LanguageCourse.Net Customer Satisfaction Excellence Award 2014

Posted on March 26, 2014 | genkijacs

GenkiJACS is proud to announce that we've won the Customer Satisfaction Excellence Award for LanguageCourse.Net yet again this year! This makes the seventh year in a row we've won this award. Thanks so much to all our LanguageCourse.Net students who voted for us this year as well. We will keep striving to provide the highest level of service possible.

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Celebration time!

A month of goodbyes..

Posted on March 19, 2014 | genkijacs

March has been a month of goodbyes here at GenkiJACS Fukuoka. Maiko-sensei left for Switzerland earlier this month, and last week we were sad to say goodbye to Natsuko-sensei, who is moving to Tokyo (and joining our Toyko language school!), and Alicia-san at reception. Tsugumi-sensei is also leaving us next week to spend six months in sunny Dominica!

Yesterday we said goodbye to one of our longest students, Felix-san, who studied with us for 30 weeks! Felix-san will be staying on in Japan a while to work part-time at an ice cream parlour, so if any of you see him around in Fukuoka, go say hi!

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We wish all the best to our friends, and while we are sad to see them go, we hope they will be very happy, healthy and successful in their new ventures.

Book early for summer!

Posted on March 15, 2014 | evankirby

We're receiving a very high number of bookings this year, and both our Tokyo and Fukuoka Japanese schools are starting to fill up for summer. If you plan to study with us in July or August, we recommend booking as early as possible to ensure that there is space for you. We'll do our best to meet all requests, but please note that specific accommodation preferences might not be available. If at all possible, we recommend you to schedule your study with us outside of summer, when classes are smaller, and the weather is not so hot!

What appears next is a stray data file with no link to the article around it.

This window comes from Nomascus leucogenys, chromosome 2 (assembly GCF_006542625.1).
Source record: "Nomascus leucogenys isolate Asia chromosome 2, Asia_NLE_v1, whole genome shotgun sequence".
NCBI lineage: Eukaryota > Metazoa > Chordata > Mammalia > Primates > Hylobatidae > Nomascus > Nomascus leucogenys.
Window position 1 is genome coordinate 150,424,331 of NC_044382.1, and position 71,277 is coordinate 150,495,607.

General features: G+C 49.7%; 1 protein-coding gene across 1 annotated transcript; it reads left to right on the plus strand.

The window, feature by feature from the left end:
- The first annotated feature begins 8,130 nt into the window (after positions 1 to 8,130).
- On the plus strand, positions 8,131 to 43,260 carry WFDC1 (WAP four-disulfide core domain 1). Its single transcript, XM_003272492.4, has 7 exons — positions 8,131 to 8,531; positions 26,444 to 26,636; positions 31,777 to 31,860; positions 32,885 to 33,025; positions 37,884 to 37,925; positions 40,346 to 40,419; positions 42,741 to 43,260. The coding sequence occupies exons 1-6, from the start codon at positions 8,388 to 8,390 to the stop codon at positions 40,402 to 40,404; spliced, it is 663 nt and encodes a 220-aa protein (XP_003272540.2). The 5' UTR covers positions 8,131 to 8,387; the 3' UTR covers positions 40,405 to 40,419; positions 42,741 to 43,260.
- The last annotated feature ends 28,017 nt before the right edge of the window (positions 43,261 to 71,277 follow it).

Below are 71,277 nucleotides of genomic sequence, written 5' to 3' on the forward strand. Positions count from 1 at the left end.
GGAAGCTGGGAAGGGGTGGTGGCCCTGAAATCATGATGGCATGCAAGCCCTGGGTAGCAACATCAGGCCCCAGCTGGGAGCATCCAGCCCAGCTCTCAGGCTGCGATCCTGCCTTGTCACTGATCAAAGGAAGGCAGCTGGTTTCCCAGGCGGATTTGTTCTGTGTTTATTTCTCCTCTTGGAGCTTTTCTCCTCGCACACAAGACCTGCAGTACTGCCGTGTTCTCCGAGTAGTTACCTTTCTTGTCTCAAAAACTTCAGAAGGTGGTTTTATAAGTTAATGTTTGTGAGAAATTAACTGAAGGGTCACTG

Looking forward to having you study Japanese with us!

Earthquake near Fukuoka

Posted on March 13, 2014 | genkijacs

An earthquake of about magnitude 6 hit Japan last night at around 2AM. Though news reports state that the epicenter was north of Kyushu, it was felt strongly as far as Hiroshima (with a reported magnitude 5) and even here in Fukuoka (at around magnitude 3). 17 injuries have been reported so far, but no fatalities. No significant damage was incurred, and there have been no tsumani warnings.

Earthquakes are quite rare in Fukuoka, so it came as a surprise to many local residents (and of course, our Japanese language students from countries that don't generally have earthquakes!), but taking the relative tameness of the quake into regard, we are all very thankful that it turned out alright - especially considering that the 3-year anniversary of the disastrous Tohoku quake in 2011 was held just earlier this week.

Most of you should hopefully already know the proper protocol for dealing with an earthquake, but for those who don't, there are some handy tips in English on this website.

Japan has a very effective Earthquake Early Warning (緊急地震速報 - きんきゅうじしんそくほう) system in place. Most TV channels will play an alarm sound, and display the message "緊急地震速報です。強い揺れに警戒して下さい。" (きんきゅうじしんそくほうです。つよいゆれにきえいかいしてください。 - "This is an early earthquake emergency warning. Please prepare for strong tremors.")

Users of Japan's majour cellphone networks (AU KDDI, Softbank and Docomo) will also get an emergency notification. This notification plays an alarm sound, followed by the message "地震です" (じしんです - "Earthquake!"). This mandatory alert system is automatically set to go off even if your phone is on silent, or has the "do not disturb" function turned on, and you can not disable it. If you are using a cellphone from an overseas provider, you can download a free app called "Yurekuru Call", which will do the same as above.

As of the 2011 earthquake, if a tsunami warning is issued, the newly implemented tsunami warning system should turn your TV or radio on automatically to a broadcast of the warning. All Japanese cellphones also issue tsunami warnings.

Please stay safe, everyone!

Inspection Time at GenkiJACS!

Posted on March 13, 2014 | evankirby

As an accredited member of the International Association of Language Centres (IALC), our Japanese schools in Tokyo and Fukuoka are regularly inspected to ensure that they are meeting the high quality standards required of members. We had our most recent inspection last week, at both the Tokyo and Fukuoka schools. Here's a photo of the school directors with the inspector: